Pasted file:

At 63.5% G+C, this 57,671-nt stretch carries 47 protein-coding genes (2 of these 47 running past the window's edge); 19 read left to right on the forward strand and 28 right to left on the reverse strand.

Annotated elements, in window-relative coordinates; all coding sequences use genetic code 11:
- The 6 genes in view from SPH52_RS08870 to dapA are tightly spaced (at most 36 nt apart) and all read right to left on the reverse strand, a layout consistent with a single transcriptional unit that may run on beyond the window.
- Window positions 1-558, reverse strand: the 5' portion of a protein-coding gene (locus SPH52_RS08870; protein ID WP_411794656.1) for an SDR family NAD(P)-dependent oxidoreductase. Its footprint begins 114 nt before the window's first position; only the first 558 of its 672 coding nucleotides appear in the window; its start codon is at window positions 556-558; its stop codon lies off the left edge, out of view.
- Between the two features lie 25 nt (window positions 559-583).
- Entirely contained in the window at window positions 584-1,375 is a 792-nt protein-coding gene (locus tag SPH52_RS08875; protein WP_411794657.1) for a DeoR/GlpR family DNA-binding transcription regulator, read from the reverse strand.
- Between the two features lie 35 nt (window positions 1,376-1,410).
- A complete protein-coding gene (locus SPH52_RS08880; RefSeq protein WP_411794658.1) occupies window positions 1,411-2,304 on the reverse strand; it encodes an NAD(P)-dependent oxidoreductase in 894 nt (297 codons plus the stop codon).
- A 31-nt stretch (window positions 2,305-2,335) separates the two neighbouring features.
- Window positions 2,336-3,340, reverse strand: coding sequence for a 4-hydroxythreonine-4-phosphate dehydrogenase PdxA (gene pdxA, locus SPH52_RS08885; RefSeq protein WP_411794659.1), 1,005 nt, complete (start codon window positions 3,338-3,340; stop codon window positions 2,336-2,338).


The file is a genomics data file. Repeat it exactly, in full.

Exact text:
At 63.5% G+C, this 57,671-nt stretch carries 47 protein-coding genes (2 of these 47 running past the window's edge); 19 read left to right on the forward strand and 28 right to left on the reverse strand.

Annotated elements, in window-relative coordinates; all coding sequences use genetic code 11:
- The 6 genes in view from SPH52_RS08870 to dapA are tightly spaced (at most 36 nt apart) and all read right to left on the reverse strand, a layout consistent with a single transcriptional unit that may run on beyond the window.
- Window positions 1-558, reverse strand: the 5' portion of a protein-coding gene (locus SPH52_RS08870; protein ID WP_411794656.1) for an SDR family NAD(P)-dependent oxidoreductase. Its footprint begins 114 nt before the window's first position; only the first 558 of its 672 coding nucleotides appear in the window; its start codon is at window positions 556-558; its stop codon lies off the left edge, out of view.
- Between the two features lie 25 nt (window positions 559-583).
- Entirely contained in the window at window positions 584-1,375 is a 792-nt protein-coding gene (locus tag SPH52_RS08875; protein WP_411794657.1) for a DeoR/GlpR family DNA-binding transcription regulator, read from the reverse strand.
- Between the two features lie 35 nt (window positions 1,376-1,410).
- A complete protein-coding gene (locus SPH52_RS08880; RefSeq protein WP_411794658.1) occupies window positions 1,411-2,304 on the reverse strand; it encodes an NAD(P)-dependent oxidoreductase in 894 nt (297 codons plus the stop codon).
- A 31-nt stretch (window positions 2,305-2,335) separates the two neighbouring features.
- Window positions 2,336-3,340, reverse strand: coding sequence for a 4-hydroxythreonine-4-phosphate dehydrogenase PdxA (gene pdxA, locus SPH52_RS08885; RefSeq protein WP_411794659.1), 1,005 nt, complete (start codon window positions 3,338-3,340; stop codon window positions 2,336-2,338).